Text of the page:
A branch of the Los Angeles based Museum of Tolerance is being built in the heart of Jerusalem on part of the site of the city's oldest Muslim cemetery. Legal suits, protests, claims and counter claims have ensued. What does it mean to build a museum borne of the memory of the Holocaust and designed to teach lessons about the importance of "tolerance" over a graveyard in the face of the protests of the descendants of the interred and, moreover, in a country in which it is prohibited to disturb Jewish graves?
On the one hand, the conference will consider questions particular to the case at hand: the nature of the ongoing contest over land and historical rights in Palestine and Israel. More specifically, the lawsuits and the political organizing against locating the Museum of Tolerance over the site of the Mamilla Cemetery puts in stark relief the hurdles Palestinians face in gaining recognition for claims to injury in the face of opponents whose own claim to moral authority derives in significant part from the history of the Holocaust. On the other hand, "tolerance" increasingly has emerged as a way of framing and legitimizing anti-Muslim sentiment and forms of politics.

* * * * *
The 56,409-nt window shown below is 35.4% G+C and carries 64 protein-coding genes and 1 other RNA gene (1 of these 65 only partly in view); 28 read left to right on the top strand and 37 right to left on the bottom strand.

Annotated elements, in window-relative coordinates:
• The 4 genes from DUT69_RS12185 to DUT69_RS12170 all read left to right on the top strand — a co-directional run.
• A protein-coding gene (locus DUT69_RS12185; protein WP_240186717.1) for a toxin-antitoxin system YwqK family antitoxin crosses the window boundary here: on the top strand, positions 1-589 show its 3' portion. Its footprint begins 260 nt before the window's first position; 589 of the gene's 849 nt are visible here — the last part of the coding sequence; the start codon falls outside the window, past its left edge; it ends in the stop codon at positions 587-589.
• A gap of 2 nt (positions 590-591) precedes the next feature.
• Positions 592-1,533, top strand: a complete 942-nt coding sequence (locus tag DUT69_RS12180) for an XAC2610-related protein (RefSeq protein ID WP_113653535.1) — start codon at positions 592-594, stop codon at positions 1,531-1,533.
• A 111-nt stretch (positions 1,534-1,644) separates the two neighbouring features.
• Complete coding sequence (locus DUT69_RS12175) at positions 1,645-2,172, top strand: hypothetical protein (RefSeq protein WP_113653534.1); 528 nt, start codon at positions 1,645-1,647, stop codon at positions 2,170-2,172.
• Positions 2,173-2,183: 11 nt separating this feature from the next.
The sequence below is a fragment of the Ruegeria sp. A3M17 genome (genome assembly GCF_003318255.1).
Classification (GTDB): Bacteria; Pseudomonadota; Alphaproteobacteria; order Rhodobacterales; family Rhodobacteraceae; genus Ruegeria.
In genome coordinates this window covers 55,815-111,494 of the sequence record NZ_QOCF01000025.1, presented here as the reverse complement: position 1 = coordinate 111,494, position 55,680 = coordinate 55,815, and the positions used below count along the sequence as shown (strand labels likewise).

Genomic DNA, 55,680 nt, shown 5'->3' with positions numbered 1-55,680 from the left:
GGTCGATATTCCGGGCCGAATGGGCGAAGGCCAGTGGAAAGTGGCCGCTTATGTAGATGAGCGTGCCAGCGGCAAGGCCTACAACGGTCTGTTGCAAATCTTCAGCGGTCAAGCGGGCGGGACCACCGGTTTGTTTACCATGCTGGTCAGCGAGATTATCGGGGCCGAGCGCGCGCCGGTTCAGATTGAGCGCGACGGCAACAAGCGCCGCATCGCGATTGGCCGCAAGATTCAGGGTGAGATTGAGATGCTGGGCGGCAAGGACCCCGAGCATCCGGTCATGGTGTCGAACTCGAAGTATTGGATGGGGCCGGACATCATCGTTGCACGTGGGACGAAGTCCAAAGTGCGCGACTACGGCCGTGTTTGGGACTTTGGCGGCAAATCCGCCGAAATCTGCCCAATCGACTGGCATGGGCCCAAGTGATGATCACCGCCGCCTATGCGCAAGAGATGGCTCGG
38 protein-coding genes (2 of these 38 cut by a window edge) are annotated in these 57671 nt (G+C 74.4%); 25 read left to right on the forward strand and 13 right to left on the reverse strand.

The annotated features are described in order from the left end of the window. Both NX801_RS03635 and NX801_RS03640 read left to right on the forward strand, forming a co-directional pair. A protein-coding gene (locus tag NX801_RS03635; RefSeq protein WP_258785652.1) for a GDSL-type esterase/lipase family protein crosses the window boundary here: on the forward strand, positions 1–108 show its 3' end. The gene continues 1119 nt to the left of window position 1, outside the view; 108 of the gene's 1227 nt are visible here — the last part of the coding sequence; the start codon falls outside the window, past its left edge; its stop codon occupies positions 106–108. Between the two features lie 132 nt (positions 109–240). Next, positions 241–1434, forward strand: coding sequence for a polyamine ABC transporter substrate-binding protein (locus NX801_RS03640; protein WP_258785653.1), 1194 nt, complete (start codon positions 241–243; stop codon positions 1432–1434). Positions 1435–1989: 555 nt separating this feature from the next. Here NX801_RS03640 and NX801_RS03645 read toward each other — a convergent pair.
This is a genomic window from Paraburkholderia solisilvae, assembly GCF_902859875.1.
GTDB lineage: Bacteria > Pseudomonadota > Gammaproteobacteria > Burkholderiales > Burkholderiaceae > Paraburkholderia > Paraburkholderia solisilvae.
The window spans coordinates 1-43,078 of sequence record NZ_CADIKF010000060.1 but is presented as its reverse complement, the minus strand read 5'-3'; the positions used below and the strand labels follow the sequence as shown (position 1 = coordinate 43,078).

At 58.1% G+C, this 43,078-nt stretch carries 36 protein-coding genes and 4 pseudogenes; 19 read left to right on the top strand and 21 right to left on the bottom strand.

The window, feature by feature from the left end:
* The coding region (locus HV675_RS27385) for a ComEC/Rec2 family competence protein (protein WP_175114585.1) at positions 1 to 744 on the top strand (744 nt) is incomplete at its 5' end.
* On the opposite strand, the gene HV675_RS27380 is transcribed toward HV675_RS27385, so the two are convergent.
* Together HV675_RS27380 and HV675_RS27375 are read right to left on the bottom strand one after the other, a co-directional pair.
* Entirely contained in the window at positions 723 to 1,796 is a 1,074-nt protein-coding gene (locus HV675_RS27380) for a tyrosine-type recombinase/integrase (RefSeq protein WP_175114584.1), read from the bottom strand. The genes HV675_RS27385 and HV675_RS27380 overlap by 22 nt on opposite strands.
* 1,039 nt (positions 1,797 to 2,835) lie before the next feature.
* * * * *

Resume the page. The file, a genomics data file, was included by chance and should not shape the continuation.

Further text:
Conference Speakers Include
Wendy Brown, Heller Professor of Political Science, University of California, Berkeley
David T Goldberg, Director, University of California Humanities Research Institute & Professor of Comparative Literature, UCI
Rashid Khalidi, Co-Director Center for Palestine Studies & Edward Said Professor of Modern Arab Studies, Columbia U.
Saree Makdisi, Professor of English and Comparative Literature, UCLA
Eyal Weizman, Director of Centre of Research Architecture, Goldsmiths, University of London
The Institute for Research on Women and Gender
Center for the Study of Race and Ethnicity
Department of Anthropology
The Middle East Institute
Monday, 11 April 2011, 11:00 AM ~ 6:00 PM
Room 1501, International Affairs Building, Columbia University
420 West 118th Street, NY, NY 10027